Editorial: Tribune Thumbs
Published 8:50 pm Friday, April 15, 2022
We’re starting to see more and more events promoted on social media for the coming months, which is exciting after COVID-19 put a damper on some of our regular summer activities the past two years.
Most notable is Wind Down Wednesday, Albert Lea’s summer festival that takes place one Wednesday a month during June, July and August. There’s also a new event this year for Cinco De Mayo that will be in the North Broadway parking lot.
We encourage people planning events this summer to contact Tribune editor Sarah Stultz with more information. We would love to include the events in our upcoming Summer Times special section, which comes out in May and highlights all of the happenings during the summer.
We also encourage residents to get out and support these events. Many are in place simply for entertainment and some are fundraisers for causes in the area. Most of them also support area businesses in one way or another.
Albert Lea’s busy season is about to ramp up, and we hope you’ll join in.
The Minnesota Department of Employment and Economic Development announced Thursday Minnesota gained 11,500 jobs in March, as well as 13,000 jobs in February.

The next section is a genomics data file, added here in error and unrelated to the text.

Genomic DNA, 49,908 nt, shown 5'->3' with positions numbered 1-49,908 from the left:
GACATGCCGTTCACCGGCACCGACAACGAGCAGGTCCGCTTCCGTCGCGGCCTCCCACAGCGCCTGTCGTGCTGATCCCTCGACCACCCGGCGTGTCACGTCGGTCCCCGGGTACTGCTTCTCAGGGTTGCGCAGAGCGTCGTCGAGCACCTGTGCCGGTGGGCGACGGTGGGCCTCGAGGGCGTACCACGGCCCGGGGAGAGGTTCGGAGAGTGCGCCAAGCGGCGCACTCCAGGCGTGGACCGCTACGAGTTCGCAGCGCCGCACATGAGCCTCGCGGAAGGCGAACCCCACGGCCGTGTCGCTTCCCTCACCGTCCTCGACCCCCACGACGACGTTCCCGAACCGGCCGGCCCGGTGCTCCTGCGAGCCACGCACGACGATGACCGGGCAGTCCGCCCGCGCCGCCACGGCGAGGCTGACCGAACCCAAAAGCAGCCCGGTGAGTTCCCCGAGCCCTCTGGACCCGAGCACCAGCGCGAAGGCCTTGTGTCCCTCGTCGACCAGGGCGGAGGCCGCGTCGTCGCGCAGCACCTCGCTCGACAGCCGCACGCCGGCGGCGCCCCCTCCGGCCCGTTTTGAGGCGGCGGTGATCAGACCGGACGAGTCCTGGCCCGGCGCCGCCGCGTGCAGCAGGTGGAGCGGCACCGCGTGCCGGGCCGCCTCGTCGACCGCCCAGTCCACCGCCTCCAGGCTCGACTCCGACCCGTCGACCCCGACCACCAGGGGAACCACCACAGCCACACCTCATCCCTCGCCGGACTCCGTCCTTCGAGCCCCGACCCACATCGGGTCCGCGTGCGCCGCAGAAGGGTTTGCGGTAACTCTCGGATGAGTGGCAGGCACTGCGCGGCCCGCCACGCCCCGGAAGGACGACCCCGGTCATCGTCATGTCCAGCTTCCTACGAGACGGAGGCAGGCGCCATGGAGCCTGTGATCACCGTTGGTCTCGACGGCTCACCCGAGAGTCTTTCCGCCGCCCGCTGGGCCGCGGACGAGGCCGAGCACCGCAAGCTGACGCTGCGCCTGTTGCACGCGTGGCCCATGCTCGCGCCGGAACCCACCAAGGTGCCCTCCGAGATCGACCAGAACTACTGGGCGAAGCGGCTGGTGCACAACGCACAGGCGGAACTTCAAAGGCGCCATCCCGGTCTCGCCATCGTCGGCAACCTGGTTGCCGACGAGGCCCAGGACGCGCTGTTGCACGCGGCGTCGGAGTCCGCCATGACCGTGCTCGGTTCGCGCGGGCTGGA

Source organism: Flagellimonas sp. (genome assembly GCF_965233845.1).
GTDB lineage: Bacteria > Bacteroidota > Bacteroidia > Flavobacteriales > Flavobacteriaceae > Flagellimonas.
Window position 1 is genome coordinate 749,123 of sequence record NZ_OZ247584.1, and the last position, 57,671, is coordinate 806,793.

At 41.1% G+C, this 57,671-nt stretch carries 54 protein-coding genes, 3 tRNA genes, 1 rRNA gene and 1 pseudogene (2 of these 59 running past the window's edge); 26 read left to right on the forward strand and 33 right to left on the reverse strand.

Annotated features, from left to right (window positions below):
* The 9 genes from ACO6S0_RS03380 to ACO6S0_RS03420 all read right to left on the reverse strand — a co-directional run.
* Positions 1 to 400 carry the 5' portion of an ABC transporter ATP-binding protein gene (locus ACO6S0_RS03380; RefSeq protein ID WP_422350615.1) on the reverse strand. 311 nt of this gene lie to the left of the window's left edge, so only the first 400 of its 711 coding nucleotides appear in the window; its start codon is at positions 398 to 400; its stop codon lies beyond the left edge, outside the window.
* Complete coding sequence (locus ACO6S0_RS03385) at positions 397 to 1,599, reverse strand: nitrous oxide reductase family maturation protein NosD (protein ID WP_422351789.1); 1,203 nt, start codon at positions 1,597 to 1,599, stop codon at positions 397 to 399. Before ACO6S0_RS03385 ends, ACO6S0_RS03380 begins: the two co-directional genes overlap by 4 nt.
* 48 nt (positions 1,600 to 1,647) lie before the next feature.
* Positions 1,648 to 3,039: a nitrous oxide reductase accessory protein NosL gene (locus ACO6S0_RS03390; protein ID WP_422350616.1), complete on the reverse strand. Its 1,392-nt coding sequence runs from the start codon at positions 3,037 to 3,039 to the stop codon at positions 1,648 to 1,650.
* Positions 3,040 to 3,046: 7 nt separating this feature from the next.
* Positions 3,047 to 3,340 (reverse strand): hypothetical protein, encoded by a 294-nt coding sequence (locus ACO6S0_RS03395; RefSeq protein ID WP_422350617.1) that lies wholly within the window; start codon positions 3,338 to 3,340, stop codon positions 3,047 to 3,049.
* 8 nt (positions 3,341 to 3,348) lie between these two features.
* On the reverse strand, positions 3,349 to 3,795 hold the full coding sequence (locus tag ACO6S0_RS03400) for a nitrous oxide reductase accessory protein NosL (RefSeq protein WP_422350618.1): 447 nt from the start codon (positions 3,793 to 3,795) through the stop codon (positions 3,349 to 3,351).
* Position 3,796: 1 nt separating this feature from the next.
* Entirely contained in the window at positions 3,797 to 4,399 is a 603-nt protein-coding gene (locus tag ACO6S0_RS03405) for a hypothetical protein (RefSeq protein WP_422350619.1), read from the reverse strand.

Most of those jobs were in the private sector.
The state agency also said the number of people working increased slightly from 67.9% to 68.1%.
Though it’s good to see the growth in jobs and that the unemployment rate is decreasing, it is now at the lowest level ever recorded — tied with February 1999 — at 2.5%.
On a national level, the unemployment rate is 3.6%.
With such a tight unemployment rate, it’s clear it will continue to be a challenge for businesses to find workers.
Remember, it is an employee’s job market right now, so if you’re looking to change your career path, now might be a good time to do so.
We were pleased to see Sen. Amy Klobuchar make a stop in Albert Lea on Wednesday to honor late Albert Lea firefighter Brett Boss, who died in February after battling cancer.
Klobuchar presented Boss’ wife, Danielle, a statement for the Congressional Record, which talks about the legacy her husband left and the efforts he was a part of to help obtain safety measures for his fellow firefighters.
Klobuchar and Boss worked together to lobby for a national firefighter cancer registry, which will keep track of firefighters affected by cancer and study any similarities they might have, with the goal of figuring out why more firefighters are developing cancer and what can be done to better protect them.
Boss was a great example of someone who took a hardship he was given and used that to help others.